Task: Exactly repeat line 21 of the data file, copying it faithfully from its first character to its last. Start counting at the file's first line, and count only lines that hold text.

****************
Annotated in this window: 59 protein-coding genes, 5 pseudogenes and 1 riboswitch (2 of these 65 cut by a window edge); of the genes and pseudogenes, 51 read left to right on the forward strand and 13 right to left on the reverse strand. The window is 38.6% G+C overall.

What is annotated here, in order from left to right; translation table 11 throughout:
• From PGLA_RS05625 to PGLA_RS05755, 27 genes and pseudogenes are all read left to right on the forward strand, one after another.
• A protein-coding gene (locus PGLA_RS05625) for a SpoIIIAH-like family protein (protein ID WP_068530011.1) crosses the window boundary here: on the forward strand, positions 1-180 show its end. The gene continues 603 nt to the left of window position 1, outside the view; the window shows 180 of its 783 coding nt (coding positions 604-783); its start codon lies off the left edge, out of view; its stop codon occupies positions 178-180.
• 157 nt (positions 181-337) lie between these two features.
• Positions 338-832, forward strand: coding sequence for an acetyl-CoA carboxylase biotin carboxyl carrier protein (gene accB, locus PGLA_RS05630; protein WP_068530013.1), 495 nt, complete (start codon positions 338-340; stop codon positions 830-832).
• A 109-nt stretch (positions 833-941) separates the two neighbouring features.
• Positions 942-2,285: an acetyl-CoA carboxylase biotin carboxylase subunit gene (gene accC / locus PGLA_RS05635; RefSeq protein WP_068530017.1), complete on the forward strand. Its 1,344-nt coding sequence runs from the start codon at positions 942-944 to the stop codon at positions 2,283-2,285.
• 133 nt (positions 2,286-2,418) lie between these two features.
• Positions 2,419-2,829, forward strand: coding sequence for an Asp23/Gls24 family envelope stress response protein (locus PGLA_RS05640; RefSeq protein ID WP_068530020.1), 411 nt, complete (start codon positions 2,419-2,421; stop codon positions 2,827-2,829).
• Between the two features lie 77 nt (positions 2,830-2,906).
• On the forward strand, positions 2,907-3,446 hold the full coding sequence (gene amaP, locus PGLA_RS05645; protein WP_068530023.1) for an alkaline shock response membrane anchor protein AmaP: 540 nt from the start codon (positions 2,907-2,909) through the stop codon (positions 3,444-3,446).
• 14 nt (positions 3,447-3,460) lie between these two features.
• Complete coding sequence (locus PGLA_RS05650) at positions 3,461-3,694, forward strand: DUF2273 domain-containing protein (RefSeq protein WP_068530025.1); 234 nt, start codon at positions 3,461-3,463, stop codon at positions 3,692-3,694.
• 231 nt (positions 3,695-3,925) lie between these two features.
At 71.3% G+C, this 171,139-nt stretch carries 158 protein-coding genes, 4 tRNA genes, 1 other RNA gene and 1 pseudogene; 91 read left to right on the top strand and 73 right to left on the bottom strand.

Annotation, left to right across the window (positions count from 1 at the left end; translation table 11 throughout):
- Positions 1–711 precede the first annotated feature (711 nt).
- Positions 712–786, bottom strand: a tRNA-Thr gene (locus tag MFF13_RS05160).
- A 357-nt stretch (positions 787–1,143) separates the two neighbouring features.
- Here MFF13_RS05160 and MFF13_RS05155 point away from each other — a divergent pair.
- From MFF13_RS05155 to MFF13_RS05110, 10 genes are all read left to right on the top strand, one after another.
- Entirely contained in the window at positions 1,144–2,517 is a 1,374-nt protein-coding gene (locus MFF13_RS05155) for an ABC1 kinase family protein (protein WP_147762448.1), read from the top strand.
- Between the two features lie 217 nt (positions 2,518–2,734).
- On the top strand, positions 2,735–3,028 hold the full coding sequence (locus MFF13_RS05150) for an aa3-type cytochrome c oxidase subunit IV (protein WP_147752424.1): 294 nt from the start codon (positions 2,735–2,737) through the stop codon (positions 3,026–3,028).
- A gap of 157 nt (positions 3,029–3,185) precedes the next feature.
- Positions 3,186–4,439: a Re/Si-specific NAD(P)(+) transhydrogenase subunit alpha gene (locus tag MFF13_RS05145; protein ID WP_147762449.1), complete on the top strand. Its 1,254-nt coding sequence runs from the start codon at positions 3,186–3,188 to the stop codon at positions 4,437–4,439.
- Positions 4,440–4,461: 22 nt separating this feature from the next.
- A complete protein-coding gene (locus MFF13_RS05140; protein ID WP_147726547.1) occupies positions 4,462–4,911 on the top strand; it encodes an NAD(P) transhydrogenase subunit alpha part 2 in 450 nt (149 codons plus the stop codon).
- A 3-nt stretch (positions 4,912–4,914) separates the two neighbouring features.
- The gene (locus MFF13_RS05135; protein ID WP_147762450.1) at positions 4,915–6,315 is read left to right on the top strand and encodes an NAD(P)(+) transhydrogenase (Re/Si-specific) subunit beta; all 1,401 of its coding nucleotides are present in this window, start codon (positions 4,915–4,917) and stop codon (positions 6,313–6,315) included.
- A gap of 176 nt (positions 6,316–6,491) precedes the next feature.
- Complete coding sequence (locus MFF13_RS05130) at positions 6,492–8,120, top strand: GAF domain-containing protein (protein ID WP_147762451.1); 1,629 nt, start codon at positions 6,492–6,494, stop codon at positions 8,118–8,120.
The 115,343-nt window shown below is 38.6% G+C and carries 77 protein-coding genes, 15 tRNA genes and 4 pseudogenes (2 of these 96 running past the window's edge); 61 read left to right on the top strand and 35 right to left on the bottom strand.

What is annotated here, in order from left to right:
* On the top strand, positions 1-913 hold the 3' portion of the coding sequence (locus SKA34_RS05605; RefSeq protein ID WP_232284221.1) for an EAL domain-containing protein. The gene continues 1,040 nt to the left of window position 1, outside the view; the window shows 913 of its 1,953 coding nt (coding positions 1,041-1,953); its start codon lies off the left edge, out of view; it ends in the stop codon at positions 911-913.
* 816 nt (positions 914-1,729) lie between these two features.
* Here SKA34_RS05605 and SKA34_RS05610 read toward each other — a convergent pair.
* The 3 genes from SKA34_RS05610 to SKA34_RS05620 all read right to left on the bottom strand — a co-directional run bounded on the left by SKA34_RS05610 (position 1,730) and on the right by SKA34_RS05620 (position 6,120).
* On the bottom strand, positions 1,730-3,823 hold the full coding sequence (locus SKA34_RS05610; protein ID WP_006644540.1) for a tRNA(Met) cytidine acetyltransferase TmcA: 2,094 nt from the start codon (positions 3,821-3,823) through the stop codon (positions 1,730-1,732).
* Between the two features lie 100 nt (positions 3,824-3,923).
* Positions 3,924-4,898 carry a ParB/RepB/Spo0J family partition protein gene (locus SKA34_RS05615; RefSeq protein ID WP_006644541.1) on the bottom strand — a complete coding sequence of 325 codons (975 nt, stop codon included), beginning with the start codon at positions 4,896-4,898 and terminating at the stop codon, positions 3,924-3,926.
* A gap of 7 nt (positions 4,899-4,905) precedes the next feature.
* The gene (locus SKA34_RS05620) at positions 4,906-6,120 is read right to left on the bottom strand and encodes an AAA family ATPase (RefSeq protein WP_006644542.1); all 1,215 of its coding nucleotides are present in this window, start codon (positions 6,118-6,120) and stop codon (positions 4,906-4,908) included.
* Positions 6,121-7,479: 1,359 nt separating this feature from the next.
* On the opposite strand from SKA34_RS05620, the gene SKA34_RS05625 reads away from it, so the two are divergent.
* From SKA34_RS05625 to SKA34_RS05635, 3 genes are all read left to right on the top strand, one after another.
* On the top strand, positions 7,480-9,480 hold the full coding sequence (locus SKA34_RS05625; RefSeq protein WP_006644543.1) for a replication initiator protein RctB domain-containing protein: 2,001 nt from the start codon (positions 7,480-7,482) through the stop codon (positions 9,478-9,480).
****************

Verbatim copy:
- Here MFF13_RS05160 and MFF13_RS05155 point away from each other — a divergent pair.